Courting disaster: Gonzales as attorney general?
Is Alberto Gonzales qualified to be attorney general of the United States? By some measures, yes. The man who hopes to become the first Latino to occupy that office rose from humble origins to graduate from Harvard Law School and to serve as a justice of the Texas Supreme Court and as Texas secretary of state. He was chosen 1992 Outstanding Young Lawyer of Texas and 1999 Latino Lawyer of the Year. Alberto Gonzales is the American dream come true.
Or the American nightmare. As White House counsel, Gonzales issued legal interpretations that helped create a climate conducive to torture and mistreatment of prisoners. He advocated prolonged detention of American citizens on the say-so of the executive, without meaningful judicial review—a point on which he was rebuffed by an 8-1 Supreme Court vote. He argued for presidential power to imprison alleged terrorists, unconstrained by criminal law, the Geneva Conventions or, indeed, any law at all. He resurrected obsolete military commissions to try suspected terrorists, overlooking the last half century of legal reforms, including the Geneva Conventions, the Uniform Code of Military Justice and nearly all of modern international human rights law.
Gonzales’s record calls to mind the warning sounded by Justice Louis Brandeis three quarters of a century ago: “The greatest dangers to liberty lurk in insidious encroachment by men of zeal, well-meaning but without understanding.”
Even so, he looks like a good bet for confirmation. Republicans hold a solid majority in the Senate, and Democrats may be skittish about voting against the first Latino nominated to head the Justice Department.
Still, confirmation should depend on answers to key questions. What role did Gonzales play in developing legal positions that have alienated our allies, offended our leading legal organizations and provoked dissent by State Department and military lawyers?
Among the more troubling issues is his apparent role in bending the rules on torture. In 2002 he asked the Justice Department Office of Legal Counsel for an opinion on how far American interrogators could go in pressuring terrorism suspects during interrogations outside the U.S. The resulting August 1, 2002, memo advised in effect that nothing short of limb removal or permanent organ damage could amount to torture. In any event, it argued, nothing in American law or international treaties bars or could bar the president as commander in chief from authorizing torture if he deems it necessary to the conduct of war.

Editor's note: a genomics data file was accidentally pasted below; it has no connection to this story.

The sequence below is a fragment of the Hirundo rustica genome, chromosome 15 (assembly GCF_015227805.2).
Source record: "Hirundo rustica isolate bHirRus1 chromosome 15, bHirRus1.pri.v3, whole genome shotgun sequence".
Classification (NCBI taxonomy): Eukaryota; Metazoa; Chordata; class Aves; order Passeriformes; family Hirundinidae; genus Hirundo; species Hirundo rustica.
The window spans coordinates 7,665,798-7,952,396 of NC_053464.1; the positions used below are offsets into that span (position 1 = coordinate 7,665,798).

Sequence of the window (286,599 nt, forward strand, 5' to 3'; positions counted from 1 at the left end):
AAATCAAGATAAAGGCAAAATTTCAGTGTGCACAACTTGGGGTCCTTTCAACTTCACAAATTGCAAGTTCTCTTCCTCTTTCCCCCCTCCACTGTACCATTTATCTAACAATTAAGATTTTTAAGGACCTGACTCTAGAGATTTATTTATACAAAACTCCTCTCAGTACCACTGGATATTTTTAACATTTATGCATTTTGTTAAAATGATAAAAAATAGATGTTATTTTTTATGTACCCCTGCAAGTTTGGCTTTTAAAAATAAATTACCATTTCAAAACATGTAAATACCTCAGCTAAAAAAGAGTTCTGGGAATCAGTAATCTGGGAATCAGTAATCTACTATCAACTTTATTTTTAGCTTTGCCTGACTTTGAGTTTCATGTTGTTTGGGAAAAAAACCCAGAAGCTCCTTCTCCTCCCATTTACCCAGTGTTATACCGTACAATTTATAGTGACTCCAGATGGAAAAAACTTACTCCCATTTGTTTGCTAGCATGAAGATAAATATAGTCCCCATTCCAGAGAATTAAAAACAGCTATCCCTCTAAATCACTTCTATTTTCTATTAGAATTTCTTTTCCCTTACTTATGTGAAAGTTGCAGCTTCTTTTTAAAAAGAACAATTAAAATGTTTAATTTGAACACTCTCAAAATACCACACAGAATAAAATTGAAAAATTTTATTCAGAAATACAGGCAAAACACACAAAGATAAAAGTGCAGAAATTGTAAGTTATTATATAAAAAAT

The memo was publicly released in June 2004 after the Abu Ghraib torture scandal. It was so indefensible that the Justice Department withdrew it. Recent accounts in Newsweek suggest that the memo may simply have told Gonzales what he wanted to hear. The memo reportedly emanated from a July 2002 meeting in Gonzales’s office, attended by the lawyer who wrote it.
Techniques discussed in the meeting included “water boarding” (simulated drowning) and hard slaps designed to shock without leaving tell-tale physical marks. One participant reportedly says Gonzales pushed to stretch the bounds of the permissible. Although he “didn’t want to go over the line,” Gonzales asked, “Are we forward-leaning enough on this?”
If subsequent revelations of torture at Abu Ghraib surprised Gonzales, they should not have. Once a signal comes from on high to “lean forward,” it is only a matter of time before the troops will lean too far.
The meeting and memo are too important—to the country and to the question of Gonzales’s qualifications—to be left to snooping by journalists. The public is entitled to see notes of the meeting, requests by interrogators for advice, and relevant communications from Gonzales.
Gonzales should be pressed to support the American Bar Association’s recommendation for an independent, high-level, bipartisan commission to investigate the full range of American abuses of prisoners. Military investigations to date have yet to look closely at the role of the upper echelons of the Pentagon, let alone the CIA, White House and other agencies.
Gonzales’s other controversial legal views—such as his advocacy of prolonged detention of alleged terrorists without trial, denial of counsel to prisoners, denial of meaningful (or any) judicial review of detentions and convictions, the attempt to treat the U.S. Naval Base at Guantánamo as an off-shore “prison beyond law,” trials by military commission that shortchange due process of law, and denial of the applicability of the Geneva Conventions to Taliban soldiers—raise fundamental questions about his appreciation of the importance of democratic checks and balances and the rule of law. He consistently pushes the powers of the president to their outer limits—and beyond— while minimizing independent judicial review, an essential safeguard of liberty.
Early in the hearings Gonzales condemned torture but dodged questions on whether his views on presidential power coincide with those of the torture memo (which he downplayed after its public release but did not repudiate). That memo exalted the role of the commander in chief to a sort of constitutional trump card: the president may do whatever he chooses in waging war—including the amorphous “war” on terrorism—and neither Congress, courts nor international law can stand in his way.
Such a doctrine is more dangerous even than torture. It threatens the very foundations of democracy. The man who would be our chief law enforcement officer must be questioned closely on how far he believes the president can go in overriding all laws in order to “win” the war against terrorism. There is no question of Gonzales’s well-meaning zeal. The issue is whether he lacks understanding.